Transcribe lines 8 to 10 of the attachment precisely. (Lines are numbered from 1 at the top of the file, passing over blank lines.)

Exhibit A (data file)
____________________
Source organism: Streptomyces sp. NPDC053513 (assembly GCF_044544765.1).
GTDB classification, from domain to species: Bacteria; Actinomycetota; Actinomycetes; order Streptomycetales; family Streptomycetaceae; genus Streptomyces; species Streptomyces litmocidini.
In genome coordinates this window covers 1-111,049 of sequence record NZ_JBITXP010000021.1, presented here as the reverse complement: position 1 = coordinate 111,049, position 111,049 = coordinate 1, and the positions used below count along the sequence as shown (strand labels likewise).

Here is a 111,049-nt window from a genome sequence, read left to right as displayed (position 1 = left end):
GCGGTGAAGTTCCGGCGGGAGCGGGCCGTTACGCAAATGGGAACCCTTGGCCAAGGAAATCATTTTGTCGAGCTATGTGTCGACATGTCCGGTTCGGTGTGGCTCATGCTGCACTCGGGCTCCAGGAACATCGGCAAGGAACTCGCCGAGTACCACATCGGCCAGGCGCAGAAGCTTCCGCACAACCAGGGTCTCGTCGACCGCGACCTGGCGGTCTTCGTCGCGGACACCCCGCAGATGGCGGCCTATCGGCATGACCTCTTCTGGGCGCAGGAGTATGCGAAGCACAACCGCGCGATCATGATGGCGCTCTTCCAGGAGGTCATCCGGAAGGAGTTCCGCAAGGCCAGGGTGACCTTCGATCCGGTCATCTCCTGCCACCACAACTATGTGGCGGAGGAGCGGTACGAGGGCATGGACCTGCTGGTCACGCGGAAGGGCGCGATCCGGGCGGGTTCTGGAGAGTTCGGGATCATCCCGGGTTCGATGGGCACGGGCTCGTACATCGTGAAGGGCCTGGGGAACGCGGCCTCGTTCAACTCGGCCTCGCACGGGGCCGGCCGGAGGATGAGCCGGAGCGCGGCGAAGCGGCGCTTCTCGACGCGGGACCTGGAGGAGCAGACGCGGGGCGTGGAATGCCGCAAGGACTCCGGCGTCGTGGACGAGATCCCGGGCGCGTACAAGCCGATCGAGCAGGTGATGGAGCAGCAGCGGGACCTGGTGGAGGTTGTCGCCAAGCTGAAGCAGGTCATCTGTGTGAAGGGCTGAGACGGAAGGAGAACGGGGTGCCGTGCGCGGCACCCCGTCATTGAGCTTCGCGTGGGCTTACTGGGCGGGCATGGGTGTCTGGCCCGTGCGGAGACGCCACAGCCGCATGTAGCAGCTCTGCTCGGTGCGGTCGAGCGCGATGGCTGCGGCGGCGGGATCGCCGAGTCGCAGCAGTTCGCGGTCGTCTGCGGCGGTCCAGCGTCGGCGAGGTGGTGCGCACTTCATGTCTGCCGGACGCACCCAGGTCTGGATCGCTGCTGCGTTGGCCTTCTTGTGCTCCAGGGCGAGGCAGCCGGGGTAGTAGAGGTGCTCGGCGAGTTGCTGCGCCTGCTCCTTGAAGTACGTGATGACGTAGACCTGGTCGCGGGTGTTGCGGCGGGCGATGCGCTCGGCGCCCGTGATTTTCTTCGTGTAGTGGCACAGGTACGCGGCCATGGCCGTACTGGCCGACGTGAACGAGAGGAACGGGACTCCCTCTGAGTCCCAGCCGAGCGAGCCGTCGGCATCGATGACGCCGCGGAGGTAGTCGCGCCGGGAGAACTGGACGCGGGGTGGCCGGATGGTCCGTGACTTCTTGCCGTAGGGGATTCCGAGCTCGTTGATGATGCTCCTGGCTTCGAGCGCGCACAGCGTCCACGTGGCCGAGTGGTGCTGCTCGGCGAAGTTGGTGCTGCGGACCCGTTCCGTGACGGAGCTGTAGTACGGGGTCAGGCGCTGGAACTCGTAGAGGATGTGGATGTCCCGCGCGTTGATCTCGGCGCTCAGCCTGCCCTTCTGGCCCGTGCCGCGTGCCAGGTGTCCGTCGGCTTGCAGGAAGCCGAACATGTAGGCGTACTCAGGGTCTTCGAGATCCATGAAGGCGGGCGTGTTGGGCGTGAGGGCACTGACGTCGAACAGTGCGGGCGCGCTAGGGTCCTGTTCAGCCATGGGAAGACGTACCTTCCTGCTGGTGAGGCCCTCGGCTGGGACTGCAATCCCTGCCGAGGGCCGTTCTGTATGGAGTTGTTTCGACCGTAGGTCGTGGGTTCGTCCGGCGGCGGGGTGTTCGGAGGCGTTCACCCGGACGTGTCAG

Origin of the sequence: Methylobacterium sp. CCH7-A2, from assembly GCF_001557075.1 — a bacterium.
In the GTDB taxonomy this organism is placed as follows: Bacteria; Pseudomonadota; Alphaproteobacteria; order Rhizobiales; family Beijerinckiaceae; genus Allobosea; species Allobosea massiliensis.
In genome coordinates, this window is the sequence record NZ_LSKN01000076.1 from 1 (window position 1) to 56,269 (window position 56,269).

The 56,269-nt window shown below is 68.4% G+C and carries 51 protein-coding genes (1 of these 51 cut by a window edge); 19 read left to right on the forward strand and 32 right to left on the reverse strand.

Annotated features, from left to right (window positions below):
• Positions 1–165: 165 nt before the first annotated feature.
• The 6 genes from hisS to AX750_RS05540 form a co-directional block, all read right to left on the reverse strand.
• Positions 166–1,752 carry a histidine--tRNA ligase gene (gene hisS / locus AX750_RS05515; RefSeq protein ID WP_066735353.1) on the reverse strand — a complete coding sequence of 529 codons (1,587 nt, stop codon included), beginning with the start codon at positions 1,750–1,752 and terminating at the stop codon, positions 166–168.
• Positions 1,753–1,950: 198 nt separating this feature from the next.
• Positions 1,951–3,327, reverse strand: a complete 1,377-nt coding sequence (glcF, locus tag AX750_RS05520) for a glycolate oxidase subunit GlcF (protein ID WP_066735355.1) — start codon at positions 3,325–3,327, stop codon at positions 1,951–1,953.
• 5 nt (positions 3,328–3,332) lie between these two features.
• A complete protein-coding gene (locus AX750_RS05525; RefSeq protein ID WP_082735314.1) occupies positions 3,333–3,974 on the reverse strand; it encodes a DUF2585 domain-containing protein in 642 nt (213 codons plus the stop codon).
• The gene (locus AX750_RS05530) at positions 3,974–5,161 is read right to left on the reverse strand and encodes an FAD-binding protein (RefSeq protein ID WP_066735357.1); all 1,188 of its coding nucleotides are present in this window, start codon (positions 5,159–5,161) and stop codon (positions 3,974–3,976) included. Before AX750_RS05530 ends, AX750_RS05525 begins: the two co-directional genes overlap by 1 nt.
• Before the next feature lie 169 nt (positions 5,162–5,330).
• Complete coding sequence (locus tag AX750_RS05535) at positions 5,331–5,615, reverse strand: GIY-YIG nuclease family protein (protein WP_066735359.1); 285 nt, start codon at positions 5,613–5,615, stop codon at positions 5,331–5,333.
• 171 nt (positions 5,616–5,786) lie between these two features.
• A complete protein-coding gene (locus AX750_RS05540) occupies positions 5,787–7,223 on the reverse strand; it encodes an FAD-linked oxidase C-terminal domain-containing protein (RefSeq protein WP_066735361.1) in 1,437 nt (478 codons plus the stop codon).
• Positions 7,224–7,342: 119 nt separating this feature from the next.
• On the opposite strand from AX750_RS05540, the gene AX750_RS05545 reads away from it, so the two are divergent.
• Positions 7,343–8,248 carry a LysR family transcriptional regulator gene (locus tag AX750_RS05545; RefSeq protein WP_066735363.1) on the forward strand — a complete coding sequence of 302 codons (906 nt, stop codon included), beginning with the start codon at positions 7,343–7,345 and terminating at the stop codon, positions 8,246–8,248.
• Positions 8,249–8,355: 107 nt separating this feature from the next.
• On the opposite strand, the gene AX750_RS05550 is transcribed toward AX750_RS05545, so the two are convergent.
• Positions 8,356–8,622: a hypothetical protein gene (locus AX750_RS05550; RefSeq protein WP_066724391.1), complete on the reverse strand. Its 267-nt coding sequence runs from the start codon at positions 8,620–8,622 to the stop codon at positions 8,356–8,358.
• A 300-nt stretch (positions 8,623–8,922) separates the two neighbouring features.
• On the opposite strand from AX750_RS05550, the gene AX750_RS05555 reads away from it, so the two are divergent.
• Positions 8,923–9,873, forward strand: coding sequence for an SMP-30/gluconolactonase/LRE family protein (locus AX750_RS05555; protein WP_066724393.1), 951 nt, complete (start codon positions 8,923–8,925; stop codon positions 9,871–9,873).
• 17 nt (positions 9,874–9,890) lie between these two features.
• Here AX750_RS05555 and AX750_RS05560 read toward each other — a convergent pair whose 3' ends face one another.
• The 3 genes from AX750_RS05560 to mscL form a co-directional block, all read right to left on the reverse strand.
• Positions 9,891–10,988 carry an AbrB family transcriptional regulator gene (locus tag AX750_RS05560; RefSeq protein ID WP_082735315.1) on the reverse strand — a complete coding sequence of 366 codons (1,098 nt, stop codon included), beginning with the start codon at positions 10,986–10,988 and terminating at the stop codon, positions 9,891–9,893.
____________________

In genome coordinates, this window is the sequence record NZ_LSKN01000076.1 from 1 (window position 1) to 56,269 (window position 56,269).

The 56,269-nt window shown below is 68.4% G+C and carries 51 protein-coding genes (1 of these 51 cut by a window edge); 19 read left to right on the forward strand and 32 right to left on the reverse strand.

Annotated features, from left to right (window positions below):